“In the U.S., we’re pretty advanced with our technology, but we have the processes in place to use that technology,” she explained. “In China, they may have that same technology but they don’t have the processes in place to fully take advantage of it.”

She uses as an example the state-of-the-art CT scan and MRI machines at some of China’s hospitals that are rarely used. “You think that’s really strange because their population is the largest in the world,” she said. “Their hospitals are so large –sometimes three times the larger hospitals in the U.S. So the reason all their sophisticated equipment may be under-used is because of that public system. These patients can’t afford the extra costs or extra care that isn’t covered in the public system, so they’ll often wait until they’re at death’s door before they go see a doctor.”

As she’s working on current challenges, Dr. Tang and her cohorts at STEEEP are looking ahead. There are plans for the group to launch wider uses of telesurgery, remote-controlled robotics and teleconsulting to try to improve care worldwide. The group is also hoping to continue to grow and connect with other nations. Tang mentioned the inclusion of India and the Middle East in the institute.

“If anyone is interested in becoming involved, I hope they’ll let me know!” she said. “We’re always looking for help and for new ideas!”

Tang’s interest in public health led her to earn a master’s degree in that field, prior to completing medical school at the Kirksville College of Osteopathic Medicine. She completed a residency at the University of Maryland Baltimore and she is also an emergency ultrasound fellow. Along with being an EmCare physician who functions as associate medical director for Baylor McKinney and the ultrasound director for the Baylor system, she practices clinically at the Baylor McKinney Emergency Department and periodically holds ultrasound labs for EmCare clinicians.

“All of these projects are fun!” said Dr. Tang, discussing the many hats she wears for Baylor and EmCare. “I enjoy every project that I’m on.”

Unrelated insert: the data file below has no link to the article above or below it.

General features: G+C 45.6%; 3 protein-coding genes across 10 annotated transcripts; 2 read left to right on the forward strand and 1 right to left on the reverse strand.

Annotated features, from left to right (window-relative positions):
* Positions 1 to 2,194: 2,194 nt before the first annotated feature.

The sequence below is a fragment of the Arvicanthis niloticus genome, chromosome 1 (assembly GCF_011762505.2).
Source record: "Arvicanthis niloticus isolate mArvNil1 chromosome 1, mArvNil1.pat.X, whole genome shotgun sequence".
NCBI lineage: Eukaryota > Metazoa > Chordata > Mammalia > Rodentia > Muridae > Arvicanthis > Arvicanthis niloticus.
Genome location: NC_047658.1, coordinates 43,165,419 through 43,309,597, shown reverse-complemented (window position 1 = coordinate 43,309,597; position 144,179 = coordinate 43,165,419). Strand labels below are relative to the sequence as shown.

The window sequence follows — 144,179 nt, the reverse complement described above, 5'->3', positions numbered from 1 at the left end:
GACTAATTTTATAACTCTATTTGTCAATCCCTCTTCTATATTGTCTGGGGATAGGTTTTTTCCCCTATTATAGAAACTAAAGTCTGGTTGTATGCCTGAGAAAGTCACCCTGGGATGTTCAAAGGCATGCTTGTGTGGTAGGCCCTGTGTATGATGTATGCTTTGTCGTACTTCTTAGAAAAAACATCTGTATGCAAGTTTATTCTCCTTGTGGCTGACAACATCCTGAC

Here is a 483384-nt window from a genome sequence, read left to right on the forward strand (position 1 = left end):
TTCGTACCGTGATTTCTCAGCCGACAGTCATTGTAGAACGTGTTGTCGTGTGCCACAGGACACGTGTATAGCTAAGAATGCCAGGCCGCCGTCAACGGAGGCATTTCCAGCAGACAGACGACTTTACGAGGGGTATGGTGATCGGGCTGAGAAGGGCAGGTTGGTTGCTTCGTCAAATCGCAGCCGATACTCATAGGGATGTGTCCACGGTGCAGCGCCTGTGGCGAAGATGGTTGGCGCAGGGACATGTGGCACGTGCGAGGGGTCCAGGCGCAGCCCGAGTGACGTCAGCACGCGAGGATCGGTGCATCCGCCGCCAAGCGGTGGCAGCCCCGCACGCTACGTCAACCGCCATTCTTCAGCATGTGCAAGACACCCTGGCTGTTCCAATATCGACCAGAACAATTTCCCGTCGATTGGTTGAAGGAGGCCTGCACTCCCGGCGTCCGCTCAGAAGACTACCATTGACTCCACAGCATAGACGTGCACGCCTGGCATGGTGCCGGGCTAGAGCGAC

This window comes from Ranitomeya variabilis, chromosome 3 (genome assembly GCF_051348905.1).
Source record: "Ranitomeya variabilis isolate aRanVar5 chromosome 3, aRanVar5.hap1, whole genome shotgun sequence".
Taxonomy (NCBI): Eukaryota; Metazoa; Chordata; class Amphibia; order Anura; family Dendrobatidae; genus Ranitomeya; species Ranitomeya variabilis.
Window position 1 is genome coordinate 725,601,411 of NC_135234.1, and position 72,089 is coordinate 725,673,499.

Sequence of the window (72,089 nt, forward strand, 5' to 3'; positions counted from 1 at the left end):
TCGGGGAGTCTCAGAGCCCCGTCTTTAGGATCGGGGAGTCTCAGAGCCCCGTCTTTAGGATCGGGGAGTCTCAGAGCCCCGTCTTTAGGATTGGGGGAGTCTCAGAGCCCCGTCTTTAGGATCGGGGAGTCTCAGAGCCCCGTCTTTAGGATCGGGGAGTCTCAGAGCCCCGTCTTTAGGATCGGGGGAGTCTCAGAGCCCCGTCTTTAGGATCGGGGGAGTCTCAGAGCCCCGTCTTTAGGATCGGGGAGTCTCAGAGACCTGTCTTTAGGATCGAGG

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Emergency Doctor Revisits Triumphant Case for Medical TV Show

Posted on Mon, Nov 05, 2012

Main-Photo-resized-600.JPGBy Jennifer Whitus, EmCare Marketing Communications Manager

Reality TV became especially real for one EmCare-affiliated physician. Andy Kahn, MD, FACEP, shared a remarkable ED experience with the producers of Untold Stories of the E.R., a television show on the Discovery Fit & Health network. The episode featuring Dr. Kahn was titled Bridesmaid Meltdown and premiered November 3.

“The episode combines three medical stories,” says Kahn. “A bridesmaid that drinks too much, a patient who has an eye pop out, and my segment, which is where an abandoned premature infant found in an ER toilet is resuscitated and survives and grows up into a healthy child.”

The abandoned baby weighed in at a frightening 2 lbs. 12 oz. Once the infant was healthy enough to be discharged, she was adopted.

“This baby was the smallest I have ever seen,” recalls Kahn. “She was eventually estimated by exam to be at 31 weeks. My family and I continue to visit [the child and her adoptive mother] every few years.”

Kahn prefers not to reveal too many of the details surrounding the treatment, in accordance with the wishes of the baby’s adoptive mother. In fact, the television show changed several of the particulars of the abandoned baby case, to protect the privacy of the family. Untold Stories of the E.R. uses reenactments and interviews with the actual participants to recreate dramatic events in American Emergency Departments.

“They used actors for the episode, and the adoptive mother prefers to keep all of the events surrounding the abandonment from the child,” said Kahn. “We shot some interviews in Dallas last May, then went up to Vancouver to shoot the rest last June. It was fun because my wife and three daughters went with me. They were in some scenes with me, too.”

kahn-family-resized-600.jpgDr. Kahn’s wife is also an EmCare-affiliated physician, Amy Kahn, MD, FACEP. They have worked with EmCare as emergency physicians for Baylor Garland since 2007.

“We met at Texas Tech University and both attended the University of Texas Medical Branch (UTMB) at Galveston for medical school. We both did residency training at UT Southwestern Medical Center (Parkland Hospital) in Dallas and we’re both ABEM board certified.”

Kahn has been sharing his television experience with friends and followers on social media, posting “behind the scenes” photos and videos from the production on Twitter and Facebook. The Kahn family celebrated the show’s debut with a small watching party at their house.

About Dr. Andy Kahn:

Dr. Kahn is an Emergency Physician in Dallas, Texas. He grew up in West Texas and went to Texas Tech University. He went to medical school at University of Texas Medical Branch at Galveston and trained in Emergency Medicine at UT Southwestern Medical Center/Parkland Hospital in Dallas. He currently lives in Dallas with his wife, who is also an Emergency Physician with EmCare, and three daughters. Follow Dr. Kahn on Twitter at http://twitter.com/Andy_Kahn.